The lender is likely to want to sell the property. It's likely they'll need to evict the tenants. How they do this depends on whether the tenancy is authorised or unauthorised.

A tenancy is authorised if it started before the landlord took out the mortgage on the property, or if the lender agreed to the tenancy after the mortgage started. To evict the tenant, the lender will need to follow the usual legal process by giving notice and taking court action.

A tenancy is unauthorised if the landlord was granted a mortgage before the tenancy started, and the lender didn't give the landlord permission to grant a tenancy. The lender might not have known about the tenancy, or may have refused permission.

The tenant is in a precarious position. To evict an unauthorised tenant, the lender does not have to do anything other than follow the process for evicting the landlord. The mortgage lender must first obtain a possession order, then apply for an eviction warrant, and then instruct bailiffs (certified enforcement agents) to evict the occupiers.

The lender does not have to issue separate court proceedings against the tenant. The warrant allows bailiffs to evict anyone from the property.

The wider picture

These changes - rising rents, property sales - affect the rental market more widely.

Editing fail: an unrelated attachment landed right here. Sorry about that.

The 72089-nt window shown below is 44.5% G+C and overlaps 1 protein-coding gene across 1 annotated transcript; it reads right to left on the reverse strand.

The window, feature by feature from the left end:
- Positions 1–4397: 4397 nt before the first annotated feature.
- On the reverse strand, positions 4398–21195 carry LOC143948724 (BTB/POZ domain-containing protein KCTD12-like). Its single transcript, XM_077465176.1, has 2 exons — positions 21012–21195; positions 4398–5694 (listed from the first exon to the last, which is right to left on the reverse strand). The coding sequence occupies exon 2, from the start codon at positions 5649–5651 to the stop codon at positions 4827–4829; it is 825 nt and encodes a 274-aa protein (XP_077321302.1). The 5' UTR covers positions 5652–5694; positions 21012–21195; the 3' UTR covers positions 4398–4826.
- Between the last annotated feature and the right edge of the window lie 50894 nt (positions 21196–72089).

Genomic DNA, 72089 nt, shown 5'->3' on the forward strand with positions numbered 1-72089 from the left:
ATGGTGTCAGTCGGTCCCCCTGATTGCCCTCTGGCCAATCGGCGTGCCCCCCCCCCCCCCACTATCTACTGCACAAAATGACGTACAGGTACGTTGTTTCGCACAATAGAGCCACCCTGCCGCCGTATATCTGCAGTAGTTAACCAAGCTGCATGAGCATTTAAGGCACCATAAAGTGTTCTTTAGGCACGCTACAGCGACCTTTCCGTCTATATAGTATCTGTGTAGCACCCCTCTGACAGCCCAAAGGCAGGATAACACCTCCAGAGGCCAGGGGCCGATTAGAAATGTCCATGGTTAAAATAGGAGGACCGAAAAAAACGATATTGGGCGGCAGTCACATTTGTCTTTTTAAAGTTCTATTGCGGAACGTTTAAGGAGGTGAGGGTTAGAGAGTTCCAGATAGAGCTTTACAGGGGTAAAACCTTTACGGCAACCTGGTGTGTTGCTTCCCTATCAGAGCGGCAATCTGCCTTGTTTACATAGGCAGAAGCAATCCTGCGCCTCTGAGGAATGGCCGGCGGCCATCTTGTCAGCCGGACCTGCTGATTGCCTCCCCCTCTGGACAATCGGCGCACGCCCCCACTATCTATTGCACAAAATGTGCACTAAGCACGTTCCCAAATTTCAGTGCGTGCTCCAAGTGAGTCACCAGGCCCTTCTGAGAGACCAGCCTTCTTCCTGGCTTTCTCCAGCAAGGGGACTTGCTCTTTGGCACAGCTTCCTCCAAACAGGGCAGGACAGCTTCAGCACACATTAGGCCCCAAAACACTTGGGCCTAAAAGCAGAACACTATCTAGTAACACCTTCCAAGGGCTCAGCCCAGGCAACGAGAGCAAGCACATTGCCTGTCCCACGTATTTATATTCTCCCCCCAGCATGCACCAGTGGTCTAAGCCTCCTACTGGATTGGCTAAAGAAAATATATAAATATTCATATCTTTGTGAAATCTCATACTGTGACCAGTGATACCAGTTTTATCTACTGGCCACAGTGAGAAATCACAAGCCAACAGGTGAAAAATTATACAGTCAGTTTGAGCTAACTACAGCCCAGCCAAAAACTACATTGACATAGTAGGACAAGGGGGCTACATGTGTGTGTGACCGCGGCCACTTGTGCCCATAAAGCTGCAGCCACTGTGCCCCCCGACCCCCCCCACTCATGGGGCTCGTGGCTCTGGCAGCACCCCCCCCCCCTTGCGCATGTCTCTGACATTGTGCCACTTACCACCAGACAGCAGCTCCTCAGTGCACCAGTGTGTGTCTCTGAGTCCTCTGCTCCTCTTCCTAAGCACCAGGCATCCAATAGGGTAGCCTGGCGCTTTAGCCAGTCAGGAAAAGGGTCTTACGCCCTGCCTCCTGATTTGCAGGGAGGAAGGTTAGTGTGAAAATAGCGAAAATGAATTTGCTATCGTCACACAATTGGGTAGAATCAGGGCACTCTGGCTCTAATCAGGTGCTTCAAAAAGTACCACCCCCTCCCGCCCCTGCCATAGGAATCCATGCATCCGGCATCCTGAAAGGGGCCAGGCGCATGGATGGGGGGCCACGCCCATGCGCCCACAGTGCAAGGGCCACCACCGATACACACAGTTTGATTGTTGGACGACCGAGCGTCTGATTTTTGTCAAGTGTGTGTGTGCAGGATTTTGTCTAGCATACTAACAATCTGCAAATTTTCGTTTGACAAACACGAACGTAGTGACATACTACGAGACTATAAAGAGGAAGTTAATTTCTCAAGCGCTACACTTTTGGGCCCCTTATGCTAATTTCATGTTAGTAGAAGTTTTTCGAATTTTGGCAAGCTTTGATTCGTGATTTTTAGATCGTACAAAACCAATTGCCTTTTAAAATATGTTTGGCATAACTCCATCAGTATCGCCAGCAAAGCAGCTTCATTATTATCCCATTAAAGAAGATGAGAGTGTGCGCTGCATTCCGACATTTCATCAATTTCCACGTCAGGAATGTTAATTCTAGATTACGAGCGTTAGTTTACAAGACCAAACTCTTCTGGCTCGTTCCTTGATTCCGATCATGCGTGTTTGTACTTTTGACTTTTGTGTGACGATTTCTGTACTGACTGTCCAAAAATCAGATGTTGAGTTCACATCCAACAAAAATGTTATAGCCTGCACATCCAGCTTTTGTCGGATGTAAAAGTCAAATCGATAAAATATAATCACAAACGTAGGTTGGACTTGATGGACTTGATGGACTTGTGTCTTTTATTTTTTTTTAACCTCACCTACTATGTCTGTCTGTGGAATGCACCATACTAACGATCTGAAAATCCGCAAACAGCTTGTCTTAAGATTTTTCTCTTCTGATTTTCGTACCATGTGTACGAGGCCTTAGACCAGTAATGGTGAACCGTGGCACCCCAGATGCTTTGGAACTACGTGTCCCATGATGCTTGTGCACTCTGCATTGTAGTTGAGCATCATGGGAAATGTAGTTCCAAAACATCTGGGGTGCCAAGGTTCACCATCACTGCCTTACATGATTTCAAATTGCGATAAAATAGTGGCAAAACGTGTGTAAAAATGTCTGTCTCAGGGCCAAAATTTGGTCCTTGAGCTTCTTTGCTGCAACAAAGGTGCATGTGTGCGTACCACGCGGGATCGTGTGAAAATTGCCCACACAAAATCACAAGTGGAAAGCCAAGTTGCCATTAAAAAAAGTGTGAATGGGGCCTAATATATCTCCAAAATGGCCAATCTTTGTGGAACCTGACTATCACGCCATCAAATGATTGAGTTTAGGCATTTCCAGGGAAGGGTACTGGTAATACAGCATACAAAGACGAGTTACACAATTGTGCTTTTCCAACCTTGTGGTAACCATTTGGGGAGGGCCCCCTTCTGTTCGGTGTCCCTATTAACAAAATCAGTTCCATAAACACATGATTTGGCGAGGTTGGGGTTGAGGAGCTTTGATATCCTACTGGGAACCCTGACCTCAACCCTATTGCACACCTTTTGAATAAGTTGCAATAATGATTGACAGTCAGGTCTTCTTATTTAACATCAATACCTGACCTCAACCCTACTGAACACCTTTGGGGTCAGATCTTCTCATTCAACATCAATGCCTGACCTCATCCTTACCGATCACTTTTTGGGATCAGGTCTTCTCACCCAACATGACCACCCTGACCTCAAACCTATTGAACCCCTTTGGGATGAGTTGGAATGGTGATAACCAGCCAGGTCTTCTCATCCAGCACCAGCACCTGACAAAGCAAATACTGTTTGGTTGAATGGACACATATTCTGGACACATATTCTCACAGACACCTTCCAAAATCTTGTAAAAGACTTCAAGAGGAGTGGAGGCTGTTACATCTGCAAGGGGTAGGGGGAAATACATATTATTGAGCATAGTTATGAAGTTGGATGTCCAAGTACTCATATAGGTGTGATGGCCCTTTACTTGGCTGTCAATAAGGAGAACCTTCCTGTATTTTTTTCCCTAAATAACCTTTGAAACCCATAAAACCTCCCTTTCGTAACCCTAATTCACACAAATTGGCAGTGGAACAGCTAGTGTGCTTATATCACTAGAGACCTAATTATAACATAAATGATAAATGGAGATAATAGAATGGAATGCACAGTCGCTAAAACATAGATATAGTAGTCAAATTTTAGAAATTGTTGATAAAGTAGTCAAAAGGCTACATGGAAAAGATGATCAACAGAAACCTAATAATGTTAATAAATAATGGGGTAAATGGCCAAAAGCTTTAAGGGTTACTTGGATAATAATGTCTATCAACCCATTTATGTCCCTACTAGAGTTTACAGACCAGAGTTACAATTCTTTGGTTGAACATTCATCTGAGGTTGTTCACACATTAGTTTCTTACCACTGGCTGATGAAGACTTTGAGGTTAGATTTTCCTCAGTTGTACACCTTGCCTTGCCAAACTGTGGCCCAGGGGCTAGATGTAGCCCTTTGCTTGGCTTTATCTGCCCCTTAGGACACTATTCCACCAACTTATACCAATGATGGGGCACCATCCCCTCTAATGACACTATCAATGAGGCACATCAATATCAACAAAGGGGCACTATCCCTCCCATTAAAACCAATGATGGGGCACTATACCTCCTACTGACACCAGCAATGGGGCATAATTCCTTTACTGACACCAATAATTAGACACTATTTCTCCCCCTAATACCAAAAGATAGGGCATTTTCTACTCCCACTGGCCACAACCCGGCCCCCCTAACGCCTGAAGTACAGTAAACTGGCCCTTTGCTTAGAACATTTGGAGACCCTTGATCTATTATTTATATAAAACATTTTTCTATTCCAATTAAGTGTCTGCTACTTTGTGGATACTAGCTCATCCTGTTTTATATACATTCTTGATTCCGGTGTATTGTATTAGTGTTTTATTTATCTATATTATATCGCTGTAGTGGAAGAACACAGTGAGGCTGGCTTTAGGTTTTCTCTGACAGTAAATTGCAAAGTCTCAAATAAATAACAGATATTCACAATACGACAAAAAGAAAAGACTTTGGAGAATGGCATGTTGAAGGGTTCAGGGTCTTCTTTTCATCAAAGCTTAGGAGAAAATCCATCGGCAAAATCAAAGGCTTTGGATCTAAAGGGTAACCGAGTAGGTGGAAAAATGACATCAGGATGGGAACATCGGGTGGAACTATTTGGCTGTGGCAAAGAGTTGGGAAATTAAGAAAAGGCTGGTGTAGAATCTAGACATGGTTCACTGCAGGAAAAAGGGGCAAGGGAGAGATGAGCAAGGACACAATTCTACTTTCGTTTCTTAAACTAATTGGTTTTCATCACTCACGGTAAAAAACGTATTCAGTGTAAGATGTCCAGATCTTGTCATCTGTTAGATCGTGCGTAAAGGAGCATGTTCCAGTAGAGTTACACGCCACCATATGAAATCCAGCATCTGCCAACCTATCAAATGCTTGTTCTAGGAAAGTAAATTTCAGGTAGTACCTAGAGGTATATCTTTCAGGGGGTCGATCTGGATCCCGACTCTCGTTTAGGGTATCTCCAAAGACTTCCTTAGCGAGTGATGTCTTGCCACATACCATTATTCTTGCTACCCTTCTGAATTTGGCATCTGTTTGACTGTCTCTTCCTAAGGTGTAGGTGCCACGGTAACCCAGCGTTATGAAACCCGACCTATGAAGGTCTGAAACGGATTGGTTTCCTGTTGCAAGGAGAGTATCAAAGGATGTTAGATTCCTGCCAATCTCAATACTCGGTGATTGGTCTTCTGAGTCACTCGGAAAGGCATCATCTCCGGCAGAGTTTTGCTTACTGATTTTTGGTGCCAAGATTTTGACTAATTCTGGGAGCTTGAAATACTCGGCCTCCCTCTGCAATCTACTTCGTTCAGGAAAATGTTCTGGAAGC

When rents increase, it makes it harder for people looking for somewhere to live.

People have to move away from their work, school, and community. For example, there's been a 20% increase in tenants relocating from London to Reading in response to housing costs.

Fewer properties on the market?

Landlords have sold 294,300 more homes than they have bought since 2016, according to Hamptons. This is more than the total number of homes in Manchester or Cornwall.

There are fears that fewer rental homes creates more competition amongst renters.

In 2023, lettings agents received 25 enquiries on average for each property, triple the number in 2019. Supply of properties was down by 35% and there were more tenants looking to move.

It's a challenging environment for people seeking a rental property, but there are signs of improvement. Rightmove research shows a "trend of supply improving and tenant demand easing" in 2024.

The number of new rentals coming to the market is 6% higher than last year. The average number of enquiries agents receive for each rental is now 11.

About the author

Charlie Howard is a legal editor at Shelter. Before that, Charlie was a housing adviser and a team leader at the Bristol Shelter Hub.